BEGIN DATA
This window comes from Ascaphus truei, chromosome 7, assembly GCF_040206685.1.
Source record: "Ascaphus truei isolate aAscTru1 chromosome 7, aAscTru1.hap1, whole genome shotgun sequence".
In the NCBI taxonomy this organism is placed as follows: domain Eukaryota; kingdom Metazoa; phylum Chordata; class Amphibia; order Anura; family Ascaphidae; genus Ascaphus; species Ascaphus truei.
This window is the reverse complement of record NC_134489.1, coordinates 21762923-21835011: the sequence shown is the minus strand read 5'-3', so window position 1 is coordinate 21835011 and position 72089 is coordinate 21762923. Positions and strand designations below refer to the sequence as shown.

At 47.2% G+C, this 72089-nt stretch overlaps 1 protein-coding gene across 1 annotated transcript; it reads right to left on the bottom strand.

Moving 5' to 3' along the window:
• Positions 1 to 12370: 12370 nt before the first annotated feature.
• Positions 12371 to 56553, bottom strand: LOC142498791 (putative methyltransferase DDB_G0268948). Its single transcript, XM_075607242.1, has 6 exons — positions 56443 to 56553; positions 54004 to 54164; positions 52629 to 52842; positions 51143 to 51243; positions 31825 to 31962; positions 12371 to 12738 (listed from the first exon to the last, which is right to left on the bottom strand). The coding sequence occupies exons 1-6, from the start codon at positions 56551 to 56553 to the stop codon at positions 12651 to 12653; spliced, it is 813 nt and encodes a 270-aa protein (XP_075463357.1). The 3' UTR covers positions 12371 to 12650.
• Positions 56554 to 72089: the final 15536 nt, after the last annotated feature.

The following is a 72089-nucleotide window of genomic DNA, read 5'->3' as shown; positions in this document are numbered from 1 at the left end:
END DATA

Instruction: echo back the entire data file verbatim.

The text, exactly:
This window comes from Ascaphus truei, chromosome 7, assembly GCF_040206685.1.
Source record: "Ascaphus truei isolate aAscTru1 chromosome 7, aAscTru1.hap1, whole genome shotgun sequence".
In the NCBI taxonomy this organism is placed as follows: domain Eukaryota; kingdom Metazoa; phylum Chordata; class Amphibia; order Anura; family Ascaphidae; genus Ascaphus; species Ascaphus truei.
This window is the reverse complement of record NC_134489.1, coordinates 21762923-21835011: the sequence shown is the minus strand read 5'-3', so window position 1 is coordinate 21835011 and position 72089 is coordinate 21762923. Positions and strand designations below refer to the sequence as shown.

At 47.2% G+C, this 72089-nt stretch overlaps 1 protein-coding gene across 1 annotated transcript; it reads right to left on the bottom strand.

Moving 5' to 3' along the window:
• Positions 1 to 12370: 12370 nt before the first annotated feature.
• Positions 12371 to 56553, bottom strand: LOC142498791 (putative methyltransferase DDB_G0268948). Its single transcript, XM_075607242.1, has 6 exons — positions 56443 to 56553; positions 54004 to 54164; positions 52629 to 52842; positions 51143 to 51243; positions 31825 to 31962; positions 12371 to 12738 (listed from the first exon to the last, which is right to left on the bottom strand). The coding sequence occupies exons 1-6, from the start codon at positions 56551 to 56553 to the stop codon at positions 12651 to 12653; spliced, it is 813 nt and encodes a 270-aa protein (XP_075463357.1). The 3' UTR covers positions 12371 to 12650.
• Positions 56554 to 72089: the final 15536 nt, after the last annotated feature.

The following is a 72089-nucleotide window of genomic DNA, read 5'->3' as shown; positions in this document are numbered from 1 at the left end: